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Title: Real-world validation of climate-based daylight metrics: mission impossible?
Authors: Mardaljevic, John
Brembilla, Eleonora
Drosou, Nafsika
Keywords: Daylight
Simulation
Validation
Compliance
Issue Date: 2016
Publisher: Chartered Institute of Building Services Engineers (CIBSE)
Citation: MARDALJEVIC, J., BREMBILLA, E. and DROSOU, N., 2016. Real-world validation of climate-based daylight metrics: mission impossible? Presented at: CIBSE Technical Symposium 2016, 14th-15th April 2016, Heriot-Watt University, Edinburgh.
Abstract: One of the criticisms of metrics founded on climate-based daylight modelling (CBDM) is that they are unverifiable in practice. This criticism received some attention following the decision in 2013 by the Education Funding Agency to make CBDM and the useful daylight illuminance (UDI) metric a mandatory requirement for the evaluation of designs submitted for the Priority Schools Building Programme. Some of the difficulties related to the validation of CBDM metrics apply also to daylight factors. However, several other challenges need to be addressed and practical solutions found before any attempt at validation of CBDM metrics can be made. This paper identifies those challenges and describes a framework for the practical evaluation of daylighting performance in real world settings, and thus a basis for the validation of CBDM metrics. The task of validation requires a conflation of state-of-the-art techniques in measurement and modelling. Measurement techniques under consideration include high dynamic range imaging and ‘smart sensors’. A key obstacle to real world validation in, say, classrooms is that it is often not possible to rely on measurements of illuminance taken on the horizontal plane because such locations are rarely free from disturbance during normal use. It becomes necessary therefore to measure illuminance at more reliable locations (e.g. walls) and use these as a proxy for illuminance performance on the horizontal. The relation between wall and desk performance is space-specific and can be determined using CBDM. The first steps towards practical application of this framework are described.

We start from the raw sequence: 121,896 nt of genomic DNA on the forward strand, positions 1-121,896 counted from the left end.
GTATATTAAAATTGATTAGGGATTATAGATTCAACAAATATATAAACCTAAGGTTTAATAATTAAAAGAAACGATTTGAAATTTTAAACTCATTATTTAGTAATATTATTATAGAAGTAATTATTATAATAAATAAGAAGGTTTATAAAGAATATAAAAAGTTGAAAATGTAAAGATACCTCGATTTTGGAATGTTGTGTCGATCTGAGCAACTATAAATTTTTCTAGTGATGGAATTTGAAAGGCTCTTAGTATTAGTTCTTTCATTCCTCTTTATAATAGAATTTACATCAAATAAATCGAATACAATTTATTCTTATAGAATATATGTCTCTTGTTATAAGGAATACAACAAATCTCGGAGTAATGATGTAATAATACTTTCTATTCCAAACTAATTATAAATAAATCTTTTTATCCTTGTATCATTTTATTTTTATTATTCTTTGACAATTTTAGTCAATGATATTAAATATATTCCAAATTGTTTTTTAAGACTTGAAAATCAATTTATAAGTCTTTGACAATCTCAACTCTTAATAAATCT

Description: This is a conference paper.
Sponsor: Ms. Brembilla acknowledges the support of the EPSRC and industrial partner Arup (London, UK), and Ms. Drosou the support of the EPSRC LoLo Doctoral Training Centre in Energy Demand.
Version: Accepted for publication
URI: https://dspace.lboro.ac.uk/2134/21124
Publisher Link: http://www.cibse.org/
Appears in Collections:Conference Papers (Civil and Building Engineering)

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